I have the following function of sum of sines and cosines in both C++ and MATLAB and I am using this function for testing purposes. However, for some reason the output text file of both codes isn't matching. I double checked my parenthesis and floating point precision but with no difference.
> The output is a 2D array written in a text file but somehow not all the lines match.
Depends on what you mean by "not matching".
If you're talking about random +/-1 in the least significant digit of the results, then there's nothing to worry about, and probably little you can do about it.
what do you think that memset does?
memset is a byte dump function. it says set every BYTE to a value. Not every double. A double is 8 bytes, and you set all 8 of them to an identical value. If that value is not zero, and you are doing doing something extremely weird, its likely those statements are wrong.
@jonnin
Memset has always been a confusing function to me. Here I am initializing my XX and YY to zeros with a specific size so that I can later use them in functions. This has been the only "initializing" way that worked for me with fftw_malloc
@salem c
The type of difference b/w results I am talking about is like this:
As you can see, things start okay but suddenly change...
Obviously it's hard to compare by just looking or simply posting this here, since these are large text files. So, instead I found I loaded these files on MATLAB and found the difference between the two, and there's a significant difference.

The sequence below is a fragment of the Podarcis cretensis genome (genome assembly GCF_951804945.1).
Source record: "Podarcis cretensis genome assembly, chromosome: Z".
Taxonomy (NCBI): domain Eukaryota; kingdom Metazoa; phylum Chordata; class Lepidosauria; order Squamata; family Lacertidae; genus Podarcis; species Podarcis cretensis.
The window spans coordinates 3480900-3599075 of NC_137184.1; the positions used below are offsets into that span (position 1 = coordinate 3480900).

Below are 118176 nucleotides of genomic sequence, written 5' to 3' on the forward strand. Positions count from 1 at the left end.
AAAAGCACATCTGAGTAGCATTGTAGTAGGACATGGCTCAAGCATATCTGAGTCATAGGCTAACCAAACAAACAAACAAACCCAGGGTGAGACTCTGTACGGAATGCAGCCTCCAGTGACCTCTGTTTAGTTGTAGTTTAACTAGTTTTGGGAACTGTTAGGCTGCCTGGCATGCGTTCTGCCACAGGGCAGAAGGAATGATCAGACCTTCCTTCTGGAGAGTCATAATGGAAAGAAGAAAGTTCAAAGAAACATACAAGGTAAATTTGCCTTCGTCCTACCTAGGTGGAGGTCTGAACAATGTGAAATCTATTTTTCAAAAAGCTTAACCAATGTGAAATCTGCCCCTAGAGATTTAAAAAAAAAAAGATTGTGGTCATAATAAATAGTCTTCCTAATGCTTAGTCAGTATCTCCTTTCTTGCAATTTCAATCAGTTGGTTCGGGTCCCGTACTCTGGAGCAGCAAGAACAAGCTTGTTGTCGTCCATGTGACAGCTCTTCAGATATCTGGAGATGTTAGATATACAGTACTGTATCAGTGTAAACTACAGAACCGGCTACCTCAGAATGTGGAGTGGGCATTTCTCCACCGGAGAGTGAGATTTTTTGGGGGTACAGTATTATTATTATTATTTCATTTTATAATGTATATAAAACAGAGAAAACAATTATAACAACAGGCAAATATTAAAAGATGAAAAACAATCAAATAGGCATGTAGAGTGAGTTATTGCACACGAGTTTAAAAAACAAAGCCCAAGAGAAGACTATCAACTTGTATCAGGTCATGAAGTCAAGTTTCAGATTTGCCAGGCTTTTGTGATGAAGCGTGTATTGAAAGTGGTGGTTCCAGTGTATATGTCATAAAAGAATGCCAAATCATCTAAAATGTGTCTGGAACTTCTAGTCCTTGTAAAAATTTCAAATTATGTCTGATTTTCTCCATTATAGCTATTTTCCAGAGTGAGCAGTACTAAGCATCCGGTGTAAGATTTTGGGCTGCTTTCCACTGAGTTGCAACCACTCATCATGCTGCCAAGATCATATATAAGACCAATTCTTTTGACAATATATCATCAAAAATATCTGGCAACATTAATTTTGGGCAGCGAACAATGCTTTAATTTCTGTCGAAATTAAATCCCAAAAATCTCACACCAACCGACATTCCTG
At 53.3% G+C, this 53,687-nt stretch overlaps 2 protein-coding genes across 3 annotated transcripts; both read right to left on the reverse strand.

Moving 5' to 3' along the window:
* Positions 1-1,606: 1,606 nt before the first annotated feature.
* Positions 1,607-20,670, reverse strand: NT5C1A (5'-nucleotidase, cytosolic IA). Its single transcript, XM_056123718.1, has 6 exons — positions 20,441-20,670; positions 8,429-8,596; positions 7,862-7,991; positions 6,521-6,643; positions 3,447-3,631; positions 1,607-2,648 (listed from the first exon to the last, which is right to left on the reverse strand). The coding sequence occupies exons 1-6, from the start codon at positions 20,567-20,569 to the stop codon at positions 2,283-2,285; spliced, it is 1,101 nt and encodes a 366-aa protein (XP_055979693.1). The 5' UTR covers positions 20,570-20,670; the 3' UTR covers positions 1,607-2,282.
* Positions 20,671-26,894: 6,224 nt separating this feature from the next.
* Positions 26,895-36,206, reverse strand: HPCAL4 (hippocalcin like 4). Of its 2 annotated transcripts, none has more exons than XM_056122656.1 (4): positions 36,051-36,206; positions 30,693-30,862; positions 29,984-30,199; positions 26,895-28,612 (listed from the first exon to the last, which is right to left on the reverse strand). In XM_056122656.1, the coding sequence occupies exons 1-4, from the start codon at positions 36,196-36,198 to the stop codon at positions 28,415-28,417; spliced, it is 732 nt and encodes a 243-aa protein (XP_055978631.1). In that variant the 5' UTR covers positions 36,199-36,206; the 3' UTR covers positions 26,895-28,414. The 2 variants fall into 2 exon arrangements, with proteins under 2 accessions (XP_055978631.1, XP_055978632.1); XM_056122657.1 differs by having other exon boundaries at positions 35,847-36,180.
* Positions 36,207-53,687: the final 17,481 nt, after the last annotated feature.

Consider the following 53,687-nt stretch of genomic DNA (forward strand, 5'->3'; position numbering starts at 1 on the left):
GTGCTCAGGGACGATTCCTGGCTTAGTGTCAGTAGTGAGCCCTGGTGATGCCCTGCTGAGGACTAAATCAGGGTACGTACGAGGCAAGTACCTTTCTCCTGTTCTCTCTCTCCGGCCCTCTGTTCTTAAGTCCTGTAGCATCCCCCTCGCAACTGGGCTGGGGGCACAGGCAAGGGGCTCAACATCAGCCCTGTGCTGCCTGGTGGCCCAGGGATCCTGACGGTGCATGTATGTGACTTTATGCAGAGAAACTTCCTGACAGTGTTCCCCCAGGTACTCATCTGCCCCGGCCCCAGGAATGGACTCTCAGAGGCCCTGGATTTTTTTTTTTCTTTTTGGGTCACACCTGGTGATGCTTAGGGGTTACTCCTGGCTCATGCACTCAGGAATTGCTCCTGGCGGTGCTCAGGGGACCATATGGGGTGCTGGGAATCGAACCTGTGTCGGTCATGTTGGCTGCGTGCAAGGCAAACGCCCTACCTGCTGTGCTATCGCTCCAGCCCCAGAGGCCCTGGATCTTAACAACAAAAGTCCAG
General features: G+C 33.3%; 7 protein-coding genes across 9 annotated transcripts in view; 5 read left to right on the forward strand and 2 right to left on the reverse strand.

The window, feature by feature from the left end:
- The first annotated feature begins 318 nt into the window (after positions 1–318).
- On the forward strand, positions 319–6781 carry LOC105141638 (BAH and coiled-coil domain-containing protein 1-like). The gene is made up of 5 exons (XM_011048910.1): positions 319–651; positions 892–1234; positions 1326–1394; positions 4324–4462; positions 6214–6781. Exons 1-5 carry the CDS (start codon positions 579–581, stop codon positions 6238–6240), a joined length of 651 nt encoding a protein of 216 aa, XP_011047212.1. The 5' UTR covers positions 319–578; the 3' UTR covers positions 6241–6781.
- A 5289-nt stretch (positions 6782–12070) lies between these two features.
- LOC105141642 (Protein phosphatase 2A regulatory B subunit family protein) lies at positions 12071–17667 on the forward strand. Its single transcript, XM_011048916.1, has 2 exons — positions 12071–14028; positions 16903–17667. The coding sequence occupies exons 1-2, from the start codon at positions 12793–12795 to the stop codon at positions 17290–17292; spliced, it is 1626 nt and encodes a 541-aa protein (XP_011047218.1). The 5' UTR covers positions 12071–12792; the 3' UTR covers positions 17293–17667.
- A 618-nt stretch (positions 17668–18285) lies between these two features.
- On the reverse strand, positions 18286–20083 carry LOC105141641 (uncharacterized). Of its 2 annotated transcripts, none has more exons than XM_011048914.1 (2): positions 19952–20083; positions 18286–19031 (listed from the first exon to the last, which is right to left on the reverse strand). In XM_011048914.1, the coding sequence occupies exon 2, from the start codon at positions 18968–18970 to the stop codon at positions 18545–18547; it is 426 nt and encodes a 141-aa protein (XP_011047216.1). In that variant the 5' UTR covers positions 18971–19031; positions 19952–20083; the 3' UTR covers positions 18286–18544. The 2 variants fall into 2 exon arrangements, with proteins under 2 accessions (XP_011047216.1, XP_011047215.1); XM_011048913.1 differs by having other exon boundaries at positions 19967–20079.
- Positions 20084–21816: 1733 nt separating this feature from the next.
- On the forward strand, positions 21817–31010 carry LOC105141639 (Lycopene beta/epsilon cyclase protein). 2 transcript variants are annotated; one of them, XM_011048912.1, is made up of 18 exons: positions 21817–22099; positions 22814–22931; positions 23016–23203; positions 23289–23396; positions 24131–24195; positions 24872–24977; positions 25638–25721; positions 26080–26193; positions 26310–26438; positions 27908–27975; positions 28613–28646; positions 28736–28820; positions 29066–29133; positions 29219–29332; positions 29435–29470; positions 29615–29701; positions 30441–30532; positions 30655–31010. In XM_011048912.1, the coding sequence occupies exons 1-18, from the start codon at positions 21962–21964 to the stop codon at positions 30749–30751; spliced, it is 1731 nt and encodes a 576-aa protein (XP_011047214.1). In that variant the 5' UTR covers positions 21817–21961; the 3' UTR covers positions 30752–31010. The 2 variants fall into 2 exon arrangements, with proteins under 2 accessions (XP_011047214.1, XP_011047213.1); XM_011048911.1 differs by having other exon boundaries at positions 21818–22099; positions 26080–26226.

you can clear doubles to zero with memset, but just use 0, not 42. You set each individual byte of the doubles to 42. If that somehow makes zero, I do not understand it.
as far as the two result streams drifting apart, the easy way is to check each term on both sets of code for the first 10 or something terms. see which term(s) are not correct, and we can look at that closer.
8 consecutive bytes holding 42 is not the double 0.0. According to Ganado it's 1.42603e-105. OP was already told not to use 42 with memset() back in April.
hmm... its pretty darn close to zero, though. Interesting trick, if mostly useless. I suddenly feel compelled to learn all 255 of the possible doubles to see if any ARE useful...
you may find it to be an order of operations issue, as well. its aggravating but if you keep comparing the inputs and terms you will find it going wrong somewhere. That is more than roundoff error in your output.
It seems the issue was a huge "round off" error. I didn't think to match the number of significant figures of MATLAB's output to the C++. When I set both to 16 sig figs that seemed to solve the issue. I clearly missed that somehow although it was almost obvious. Thanks!